valley, on Duke's Creek."

The celebrated Falls of Tallulah are in this county, and all who have visited them unite in saying that they merit a high place among the natural curiosities of the United States. The following account of these falls is from the pen of David P. Hillhouse, Esq.: " The stream is, by the Cherokee Indians, called in some places Tarrurah, at other places Tallulah. It is the western branch of the Tugaloo River, and the rapids are situated about ten miles above its junction with the Chattooga, which is the eastern branch of the Tugaloo. The rapids are about twelve miles from Clarkesville. The river passes through a range or ridge of mountains, for somewhat more than a mile, forming for its bed an awful gulf, and for its banks stupendous fronts of solid rock, like those of Niagara, just below its great cataract, and of the Genesee River below the fall in that stream, a few miles above Lake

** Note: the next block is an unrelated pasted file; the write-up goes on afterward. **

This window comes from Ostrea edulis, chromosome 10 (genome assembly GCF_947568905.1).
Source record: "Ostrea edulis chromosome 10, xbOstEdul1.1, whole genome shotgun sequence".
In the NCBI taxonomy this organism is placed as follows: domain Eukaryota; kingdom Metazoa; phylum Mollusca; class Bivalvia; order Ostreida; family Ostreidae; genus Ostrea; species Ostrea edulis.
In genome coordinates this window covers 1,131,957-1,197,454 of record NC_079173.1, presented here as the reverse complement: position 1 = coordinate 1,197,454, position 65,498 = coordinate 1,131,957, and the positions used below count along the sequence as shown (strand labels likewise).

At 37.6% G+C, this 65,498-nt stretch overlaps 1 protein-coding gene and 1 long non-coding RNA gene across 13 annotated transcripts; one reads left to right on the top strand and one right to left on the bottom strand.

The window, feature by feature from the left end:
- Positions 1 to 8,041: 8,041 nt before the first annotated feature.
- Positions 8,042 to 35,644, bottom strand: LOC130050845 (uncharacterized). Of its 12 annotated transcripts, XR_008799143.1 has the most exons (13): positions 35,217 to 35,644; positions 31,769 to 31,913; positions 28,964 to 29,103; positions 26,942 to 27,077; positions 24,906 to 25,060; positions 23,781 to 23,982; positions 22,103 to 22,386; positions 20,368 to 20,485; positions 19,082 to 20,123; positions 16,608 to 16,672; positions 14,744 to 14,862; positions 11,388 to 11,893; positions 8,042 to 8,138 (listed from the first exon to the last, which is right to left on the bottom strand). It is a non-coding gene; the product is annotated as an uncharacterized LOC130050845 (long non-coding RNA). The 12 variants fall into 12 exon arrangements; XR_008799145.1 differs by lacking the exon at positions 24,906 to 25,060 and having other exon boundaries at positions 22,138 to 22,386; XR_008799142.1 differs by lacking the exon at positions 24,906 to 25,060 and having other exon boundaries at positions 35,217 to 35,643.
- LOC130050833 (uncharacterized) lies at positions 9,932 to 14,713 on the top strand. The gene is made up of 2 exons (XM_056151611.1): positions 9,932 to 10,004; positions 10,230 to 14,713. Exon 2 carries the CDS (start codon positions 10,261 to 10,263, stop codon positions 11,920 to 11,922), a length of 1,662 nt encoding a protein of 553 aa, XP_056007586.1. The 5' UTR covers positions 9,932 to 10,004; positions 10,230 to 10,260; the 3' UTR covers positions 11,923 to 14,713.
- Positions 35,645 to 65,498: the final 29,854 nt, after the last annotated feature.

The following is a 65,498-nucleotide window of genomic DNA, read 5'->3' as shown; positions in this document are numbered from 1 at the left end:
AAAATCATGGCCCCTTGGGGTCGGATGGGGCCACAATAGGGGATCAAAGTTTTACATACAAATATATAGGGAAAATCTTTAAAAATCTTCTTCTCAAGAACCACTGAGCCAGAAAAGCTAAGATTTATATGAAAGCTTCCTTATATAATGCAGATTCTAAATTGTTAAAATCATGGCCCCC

Ontario. These banks of Tallulah are worn by its waters, in many places, into caverns and grotesque figures, and often the sides are perpendicular, and smooth beyond the means of art to imitate. Just at the head, and also at the foot of the rapids, the banks of Tallulah River are not more than ordinary height above common water-mark. In the intermediate, distance, the height of the banks varies from two hundred to five hundred feet perpendicular. The width of the river is from fifteen to one hundred feet. There are four perpendicular pitches of water, of from fifty to eighty feet, and a great many smaller cataracts of from ten to twenty feet perpendicular pitch. There are but two or three points by which a person can possibly descend to the bed of the river, and these are the tracks of small rivulets emptying themselves into the river on the west side, and making several very steep precipices, down which one may possibly pass by aid of the shrubbery that grows in the hollows. When arrived at the water's edge, to look out at the opening of the great cliffs above, is surprising, interesting, and alarming!